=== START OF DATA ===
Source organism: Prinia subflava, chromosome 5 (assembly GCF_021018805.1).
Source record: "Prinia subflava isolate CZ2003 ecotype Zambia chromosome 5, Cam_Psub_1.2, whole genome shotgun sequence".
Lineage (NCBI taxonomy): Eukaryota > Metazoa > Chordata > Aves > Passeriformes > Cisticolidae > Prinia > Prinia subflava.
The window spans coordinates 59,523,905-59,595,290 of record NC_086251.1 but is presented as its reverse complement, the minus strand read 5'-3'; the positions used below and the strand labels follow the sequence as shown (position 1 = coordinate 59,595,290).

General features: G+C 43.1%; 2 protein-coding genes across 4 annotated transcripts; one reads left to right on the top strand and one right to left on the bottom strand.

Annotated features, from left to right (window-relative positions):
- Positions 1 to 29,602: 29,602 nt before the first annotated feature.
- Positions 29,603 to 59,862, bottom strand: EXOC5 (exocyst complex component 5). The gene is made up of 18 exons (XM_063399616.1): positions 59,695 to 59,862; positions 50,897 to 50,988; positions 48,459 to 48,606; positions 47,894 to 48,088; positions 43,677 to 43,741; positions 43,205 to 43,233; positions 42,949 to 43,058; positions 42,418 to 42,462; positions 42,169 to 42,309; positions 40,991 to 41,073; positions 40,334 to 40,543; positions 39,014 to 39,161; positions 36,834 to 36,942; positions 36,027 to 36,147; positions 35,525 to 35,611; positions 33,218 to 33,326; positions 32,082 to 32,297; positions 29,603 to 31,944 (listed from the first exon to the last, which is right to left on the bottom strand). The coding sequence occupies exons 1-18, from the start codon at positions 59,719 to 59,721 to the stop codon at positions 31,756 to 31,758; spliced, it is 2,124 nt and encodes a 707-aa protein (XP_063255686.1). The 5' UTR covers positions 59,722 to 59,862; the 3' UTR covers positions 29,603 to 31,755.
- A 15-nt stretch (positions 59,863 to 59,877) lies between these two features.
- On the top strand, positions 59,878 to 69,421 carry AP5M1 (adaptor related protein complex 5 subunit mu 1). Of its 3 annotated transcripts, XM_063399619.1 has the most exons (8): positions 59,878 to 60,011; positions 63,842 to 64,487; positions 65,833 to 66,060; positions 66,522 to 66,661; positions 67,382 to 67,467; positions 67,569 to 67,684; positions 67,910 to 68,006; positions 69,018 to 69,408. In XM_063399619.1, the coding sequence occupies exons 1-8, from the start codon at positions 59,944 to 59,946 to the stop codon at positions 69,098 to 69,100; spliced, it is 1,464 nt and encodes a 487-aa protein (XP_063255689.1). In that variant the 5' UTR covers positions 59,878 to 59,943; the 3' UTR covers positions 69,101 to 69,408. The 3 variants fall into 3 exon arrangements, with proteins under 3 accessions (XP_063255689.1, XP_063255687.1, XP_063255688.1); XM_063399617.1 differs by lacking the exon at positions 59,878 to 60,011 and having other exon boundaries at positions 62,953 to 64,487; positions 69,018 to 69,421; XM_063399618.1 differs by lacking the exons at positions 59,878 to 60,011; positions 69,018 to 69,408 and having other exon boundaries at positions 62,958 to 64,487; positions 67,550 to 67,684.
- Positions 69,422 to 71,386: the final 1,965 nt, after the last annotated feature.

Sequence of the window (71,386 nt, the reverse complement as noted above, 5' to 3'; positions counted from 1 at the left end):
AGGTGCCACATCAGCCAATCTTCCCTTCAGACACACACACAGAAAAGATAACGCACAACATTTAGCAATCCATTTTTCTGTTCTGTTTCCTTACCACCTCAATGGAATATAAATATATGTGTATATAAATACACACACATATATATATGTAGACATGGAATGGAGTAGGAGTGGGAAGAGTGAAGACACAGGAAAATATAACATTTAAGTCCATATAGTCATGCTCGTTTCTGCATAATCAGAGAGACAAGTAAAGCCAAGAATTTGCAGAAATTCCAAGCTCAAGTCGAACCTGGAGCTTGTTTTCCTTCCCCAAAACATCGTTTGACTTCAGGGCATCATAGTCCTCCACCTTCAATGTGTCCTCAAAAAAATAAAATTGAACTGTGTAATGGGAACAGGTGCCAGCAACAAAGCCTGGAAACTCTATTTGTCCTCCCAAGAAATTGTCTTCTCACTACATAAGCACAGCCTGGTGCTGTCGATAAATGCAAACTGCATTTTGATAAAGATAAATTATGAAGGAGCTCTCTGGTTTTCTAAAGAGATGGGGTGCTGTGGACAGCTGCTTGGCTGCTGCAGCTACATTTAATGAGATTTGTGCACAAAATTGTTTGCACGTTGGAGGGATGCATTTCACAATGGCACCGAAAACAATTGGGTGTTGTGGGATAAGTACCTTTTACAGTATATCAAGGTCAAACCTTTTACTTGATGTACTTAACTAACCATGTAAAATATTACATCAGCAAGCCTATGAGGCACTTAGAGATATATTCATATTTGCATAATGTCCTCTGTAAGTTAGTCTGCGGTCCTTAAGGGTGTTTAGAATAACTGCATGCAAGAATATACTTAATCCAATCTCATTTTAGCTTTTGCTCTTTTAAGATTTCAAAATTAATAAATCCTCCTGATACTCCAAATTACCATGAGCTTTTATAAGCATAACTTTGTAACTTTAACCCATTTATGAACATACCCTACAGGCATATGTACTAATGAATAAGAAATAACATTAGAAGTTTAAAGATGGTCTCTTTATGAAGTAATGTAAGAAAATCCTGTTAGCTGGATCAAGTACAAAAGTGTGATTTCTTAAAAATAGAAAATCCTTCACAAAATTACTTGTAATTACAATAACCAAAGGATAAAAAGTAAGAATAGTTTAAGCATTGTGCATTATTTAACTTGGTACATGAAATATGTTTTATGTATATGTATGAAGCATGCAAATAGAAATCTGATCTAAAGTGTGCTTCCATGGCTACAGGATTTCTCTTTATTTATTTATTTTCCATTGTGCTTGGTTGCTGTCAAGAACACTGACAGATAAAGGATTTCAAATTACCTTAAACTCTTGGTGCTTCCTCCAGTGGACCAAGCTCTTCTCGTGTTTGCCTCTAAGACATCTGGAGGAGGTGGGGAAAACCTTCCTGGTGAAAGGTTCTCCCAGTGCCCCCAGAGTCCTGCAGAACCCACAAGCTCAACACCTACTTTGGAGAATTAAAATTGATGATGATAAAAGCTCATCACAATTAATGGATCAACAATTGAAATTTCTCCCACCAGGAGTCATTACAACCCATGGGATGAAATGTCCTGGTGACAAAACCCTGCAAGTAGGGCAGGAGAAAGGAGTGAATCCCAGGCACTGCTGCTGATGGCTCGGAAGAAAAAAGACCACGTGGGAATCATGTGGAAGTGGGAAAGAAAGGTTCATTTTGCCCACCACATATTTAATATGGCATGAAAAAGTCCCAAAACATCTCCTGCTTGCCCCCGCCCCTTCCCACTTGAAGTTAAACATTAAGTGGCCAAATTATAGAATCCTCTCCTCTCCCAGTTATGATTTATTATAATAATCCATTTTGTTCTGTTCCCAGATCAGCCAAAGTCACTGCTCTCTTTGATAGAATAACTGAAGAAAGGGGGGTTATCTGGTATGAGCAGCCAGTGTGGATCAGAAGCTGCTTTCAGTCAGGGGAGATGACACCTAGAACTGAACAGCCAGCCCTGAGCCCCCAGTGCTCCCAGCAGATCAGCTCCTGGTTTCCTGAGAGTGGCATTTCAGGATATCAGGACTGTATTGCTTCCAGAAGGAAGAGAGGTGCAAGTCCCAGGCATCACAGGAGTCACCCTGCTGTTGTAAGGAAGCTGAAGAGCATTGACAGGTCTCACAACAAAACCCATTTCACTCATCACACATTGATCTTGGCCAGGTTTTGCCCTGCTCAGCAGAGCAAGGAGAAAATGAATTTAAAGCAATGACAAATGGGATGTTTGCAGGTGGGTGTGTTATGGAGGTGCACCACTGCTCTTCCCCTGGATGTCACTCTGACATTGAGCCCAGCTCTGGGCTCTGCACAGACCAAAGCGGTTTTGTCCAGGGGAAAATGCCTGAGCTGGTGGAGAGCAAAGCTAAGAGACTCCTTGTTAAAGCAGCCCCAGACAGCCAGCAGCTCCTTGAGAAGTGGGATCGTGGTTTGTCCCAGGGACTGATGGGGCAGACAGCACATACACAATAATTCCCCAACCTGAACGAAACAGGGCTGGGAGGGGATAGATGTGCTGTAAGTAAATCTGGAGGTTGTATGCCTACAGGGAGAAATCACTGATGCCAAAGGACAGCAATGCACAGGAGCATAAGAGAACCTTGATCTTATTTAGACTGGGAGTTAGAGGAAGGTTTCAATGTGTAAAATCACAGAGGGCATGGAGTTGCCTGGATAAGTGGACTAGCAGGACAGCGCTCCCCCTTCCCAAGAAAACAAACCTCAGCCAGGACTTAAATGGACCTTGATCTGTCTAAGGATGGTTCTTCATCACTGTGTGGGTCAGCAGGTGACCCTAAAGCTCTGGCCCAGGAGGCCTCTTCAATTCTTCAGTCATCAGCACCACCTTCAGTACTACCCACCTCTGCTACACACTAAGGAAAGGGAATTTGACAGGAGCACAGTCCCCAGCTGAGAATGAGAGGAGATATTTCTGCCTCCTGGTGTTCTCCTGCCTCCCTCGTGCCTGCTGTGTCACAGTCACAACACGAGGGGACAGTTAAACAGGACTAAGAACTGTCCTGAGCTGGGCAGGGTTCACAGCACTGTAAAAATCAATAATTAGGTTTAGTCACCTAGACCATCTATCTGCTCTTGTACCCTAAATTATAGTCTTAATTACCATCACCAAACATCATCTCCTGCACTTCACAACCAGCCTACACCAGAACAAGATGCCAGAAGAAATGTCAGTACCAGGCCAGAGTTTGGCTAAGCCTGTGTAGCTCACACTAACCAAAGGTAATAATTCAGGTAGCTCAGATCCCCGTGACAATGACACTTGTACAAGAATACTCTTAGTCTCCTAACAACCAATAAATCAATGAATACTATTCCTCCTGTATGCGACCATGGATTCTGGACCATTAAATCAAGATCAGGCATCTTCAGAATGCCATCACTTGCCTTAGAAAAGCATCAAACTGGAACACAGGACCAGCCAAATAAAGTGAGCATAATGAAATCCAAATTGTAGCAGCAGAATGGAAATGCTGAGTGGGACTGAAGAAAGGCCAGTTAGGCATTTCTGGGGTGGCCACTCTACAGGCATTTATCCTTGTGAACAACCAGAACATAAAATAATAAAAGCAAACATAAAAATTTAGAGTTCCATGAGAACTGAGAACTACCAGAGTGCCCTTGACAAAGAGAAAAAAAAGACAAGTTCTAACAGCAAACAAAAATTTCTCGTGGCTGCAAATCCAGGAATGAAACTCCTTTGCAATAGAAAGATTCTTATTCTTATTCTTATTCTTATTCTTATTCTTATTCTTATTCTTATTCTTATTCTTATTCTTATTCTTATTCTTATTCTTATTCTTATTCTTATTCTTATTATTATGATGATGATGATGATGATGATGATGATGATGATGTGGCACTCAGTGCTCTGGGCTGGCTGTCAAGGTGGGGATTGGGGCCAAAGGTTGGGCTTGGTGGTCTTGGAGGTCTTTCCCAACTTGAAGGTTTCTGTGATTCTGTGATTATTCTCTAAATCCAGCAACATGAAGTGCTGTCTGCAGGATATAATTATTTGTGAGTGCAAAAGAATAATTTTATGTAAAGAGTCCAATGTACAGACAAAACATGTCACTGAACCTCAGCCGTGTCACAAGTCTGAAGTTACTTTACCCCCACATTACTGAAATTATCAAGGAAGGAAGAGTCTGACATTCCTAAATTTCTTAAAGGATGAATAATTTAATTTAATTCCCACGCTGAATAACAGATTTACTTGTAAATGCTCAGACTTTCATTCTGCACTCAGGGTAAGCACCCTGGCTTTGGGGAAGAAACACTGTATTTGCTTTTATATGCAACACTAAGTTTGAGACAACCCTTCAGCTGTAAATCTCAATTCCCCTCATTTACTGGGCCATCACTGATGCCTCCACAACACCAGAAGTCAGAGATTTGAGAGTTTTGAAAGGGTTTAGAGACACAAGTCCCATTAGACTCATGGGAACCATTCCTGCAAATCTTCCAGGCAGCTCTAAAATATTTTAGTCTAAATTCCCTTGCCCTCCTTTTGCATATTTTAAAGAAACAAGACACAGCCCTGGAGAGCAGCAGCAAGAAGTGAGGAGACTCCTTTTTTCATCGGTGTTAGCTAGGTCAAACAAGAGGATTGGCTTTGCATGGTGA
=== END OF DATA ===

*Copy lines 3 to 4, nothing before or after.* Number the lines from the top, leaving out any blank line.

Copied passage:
Lineage (NCBI taxonomy): Eukaryota > Metazoa > Chordata > Aves > Passeriformes > Cisticolidae > Prinia > Prinia subflava.
The window spans coordinates 59,523,905-59,595,290 of record NC_086251.1 but is presented as its reverse complement, the minus strand read 5'-3'; the positions used below and the strand labels follow the sequence as shown (position 1 = coordinate 59,595,290).